Why can’t I have everything I want? As I thought about this question, I went immediately to the prophetic source of the Rolling Stones: You can’t always get what you want, but if you try sometimes, you just might find, you get what you need.
It is pretty clear that no one, no matter how much wealth, no matter how successful gets everything they want. How could it be? The only time in our lives when we do is when we are first born and even then, it’s a pretty fine line between what we want and what we need. Anyone who has been in the presence of a newborn baby recognizes how parents learn to discern the cries of their child, how to provide them with what they need, and what they want. But as the children get older, they begin to distinguish between needs and wants, and that is an important distinction. Because the Stones were right, getting what we need might ultimately be better than getting what we want.
Even Moshe Rabbenu, the greatest prophet of our tradition did not get the single thing he wanted after taking the people out of Egypt. He wanted to enter the land, but he was not permitted. How great must his disappointment have been? What depth of faith enabled him to cope? Rabbinic midrash imagines Moses pleading with God to let him enter the land, but God, while moved, does not change the decree. At the end of his life, the Torah says, Lo kehata eino v’lo nas lecho – His eyes were not dimmed, and his vigor unabated. (Deut. 34:7) We can’t always get what we want. But we can love and live, and enjoy that which we have. Let our eyes not be dimmed, let our vigor be unabated.
Why can’t I be content? As Americans, we have been guaranteed, life, liberty and the pursuit of happiness. The concept of achieving true happiness or contentment for Westerners has always seemed rather ill defined and elusive, and I have always taken some comfort that the Preamble to the Constitution says that we are guaranteed the pursuit of happiness, not happiness itself.
Did you know that the very word “happiness” is derived from an Icelandic word, happ which means luck or chance? When I think of it this way, it is contentment that I seek, not happiness. I may not be able to predict my life, some things do happen by chance, and I want to strive to be content in those moments.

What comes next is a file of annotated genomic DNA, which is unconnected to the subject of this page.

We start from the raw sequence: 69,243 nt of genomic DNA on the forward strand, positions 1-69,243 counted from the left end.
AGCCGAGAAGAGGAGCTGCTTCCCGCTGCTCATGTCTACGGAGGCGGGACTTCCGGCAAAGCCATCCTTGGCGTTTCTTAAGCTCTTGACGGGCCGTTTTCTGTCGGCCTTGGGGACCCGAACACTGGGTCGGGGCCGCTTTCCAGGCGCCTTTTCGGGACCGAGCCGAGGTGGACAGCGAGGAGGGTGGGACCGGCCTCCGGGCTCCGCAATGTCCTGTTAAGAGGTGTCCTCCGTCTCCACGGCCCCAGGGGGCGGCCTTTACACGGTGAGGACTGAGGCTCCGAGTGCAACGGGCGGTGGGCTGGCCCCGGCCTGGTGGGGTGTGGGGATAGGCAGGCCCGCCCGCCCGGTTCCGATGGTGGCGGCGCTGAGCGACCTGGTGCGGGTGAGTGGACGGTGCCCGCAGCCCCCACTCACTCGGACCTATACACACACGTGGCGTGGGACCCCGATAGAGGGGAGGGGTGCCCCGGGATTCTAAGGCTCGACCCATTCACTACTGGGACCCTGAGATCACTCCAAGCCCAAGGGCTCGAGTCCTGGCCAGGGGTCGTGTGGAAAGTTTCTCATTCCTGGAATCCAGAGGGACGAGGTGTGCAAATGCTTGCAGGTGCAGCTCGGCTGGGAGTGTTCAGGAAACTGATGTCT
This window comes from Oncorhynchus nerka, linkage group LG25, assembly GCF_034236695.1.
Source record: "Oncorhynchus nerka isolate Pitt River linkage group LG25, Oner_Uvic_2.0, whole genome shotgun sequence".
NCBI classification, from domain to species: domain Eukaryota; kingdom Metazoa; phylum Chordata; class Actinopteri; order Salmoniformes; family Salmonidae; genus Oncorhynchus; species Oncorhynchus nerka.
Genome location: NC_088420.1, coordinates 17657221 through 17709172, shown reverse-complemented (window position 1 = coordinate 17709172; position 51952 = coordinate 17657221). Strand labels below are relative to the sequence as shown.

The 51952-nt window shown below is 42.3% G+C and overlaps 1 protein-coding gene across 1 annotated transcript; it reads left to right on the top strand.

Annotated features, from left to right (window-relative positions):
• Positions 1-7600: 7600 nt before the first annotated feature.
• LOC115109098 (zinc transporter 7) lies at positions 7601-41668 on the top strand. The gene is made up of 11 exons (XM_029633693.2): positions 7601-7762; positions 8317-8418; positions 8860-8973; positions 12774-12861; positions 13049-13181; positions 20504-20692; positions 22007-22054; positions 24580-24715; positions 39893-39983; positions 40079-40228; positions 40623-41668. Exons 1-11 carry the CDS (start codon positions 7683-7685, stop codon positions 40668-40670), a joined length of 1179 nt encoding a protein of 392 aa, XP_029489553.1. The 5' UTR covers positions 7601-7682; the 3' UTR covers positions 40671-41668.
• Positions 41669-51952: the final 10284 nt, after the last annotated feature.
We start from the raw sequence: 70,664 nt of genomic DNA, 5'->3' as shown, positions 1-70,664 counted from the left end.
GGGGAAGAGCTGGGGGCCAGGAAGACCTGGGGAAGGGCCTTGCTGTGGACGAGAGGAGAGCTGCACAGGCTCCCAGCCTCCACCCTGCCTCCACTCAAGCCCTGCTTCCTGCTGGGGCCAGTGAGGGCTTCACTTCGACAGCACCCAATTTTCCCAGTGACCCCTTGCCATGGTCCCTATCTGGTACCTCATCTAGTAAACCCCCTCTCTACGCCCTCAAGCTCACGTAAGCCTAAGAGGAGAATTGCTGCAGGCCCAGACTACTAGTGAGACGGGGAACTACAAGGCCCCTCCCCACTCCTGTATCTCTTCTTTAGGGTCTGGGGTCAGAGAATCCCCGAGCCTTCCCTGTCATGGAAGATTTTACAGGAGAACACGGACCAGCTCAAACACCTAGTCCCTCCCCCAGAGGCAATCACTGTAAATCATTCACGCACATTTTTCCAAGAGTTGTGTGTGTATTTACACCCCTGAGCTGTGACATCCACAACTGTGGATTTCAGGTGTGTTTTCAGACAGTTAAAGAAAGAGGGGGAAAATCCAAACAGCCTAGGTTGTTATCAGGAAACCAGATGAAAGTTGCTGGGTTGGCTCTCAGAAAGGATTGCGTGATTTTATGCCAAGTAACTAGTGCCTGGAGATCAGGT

Here are two scenarios I found helpful while reading The Art of Happiness by the Dalai Lama and William Cutler. The first story is about someone who had an unexpected windfall from the sale of the company she worked for, which she had gotten in on the ground floor. When it sold, she was able to retire at the ripe old age of 32. When asked how she was doing she said, “Well it’s nice to be able to travel, and do the things I want to do, but overall I don’t think I’m much happier than I was before.”
The second story is about another 32 year old, diagnosed with HIV. Although obviously devastated at first, he took time to work through his shock, and seemed to be recognizing each moment differently. He started to be excited about getting up each day and facing the world, since he knew there would come a day –- hopefully not for a long time -– that he would leave it.
So it’s clear that contentment/happiness is determined more by the person’s state of mind then by external events. The Jewish writer and Holocaust survivor Viktor Frankel understood this well. He wrote that it is not important what we expect from life but what life expects from us that is important.
When we ask why we can’t be content, there is a certain assumption, perhaps even guilt, that where we are and what we have achieved right now is enough. Aizehu ashir? Who is rich? The rabbis ask, Hasameach b’chelko – one who is satisfied with their portion.
There is a tension between recognizing what we have achieved, feeling good about it, and looking even more ahead of ourselves to see what else might be there. The Dalai Lama teaches that our moment to moment happiness is largely determined by our outlook: How do we perceive our situation? How satisfied are we with what we have?
Each Shabbat we sing the words: Ashreinu mah tov helkenu, U’ma naim goralenu, U’ma yafa yerushateinu. Happy are we; how good is our portion; how pleasant our destiny; how beautiful our inheritance.
For us, even if we can’t always be content, we can recognize the goodness, the pleasure, and the beauty of what we have right now, what we hope will yet come to us, and what we will leave behind as our legacy.
We may not always feel joy or peace of mind, but we can love and live, and find contentment where we are. Let our eyes be not dimmed, let our vigor be unabated.
Why can’t I protect those I love? When I was younger and in the throws of a tumultuous adolescence, my mother would often say: “I wish I had a magic wand to banish your hurt and disappointment. Now that I am a parent, I too wish to protect my children from heartache and pain. I think we would all like to know just enough about the future so that we can make different choices that we know will lead us down a protected path.
But we all know that there is learning from difficulty. Robert Frost once wrote: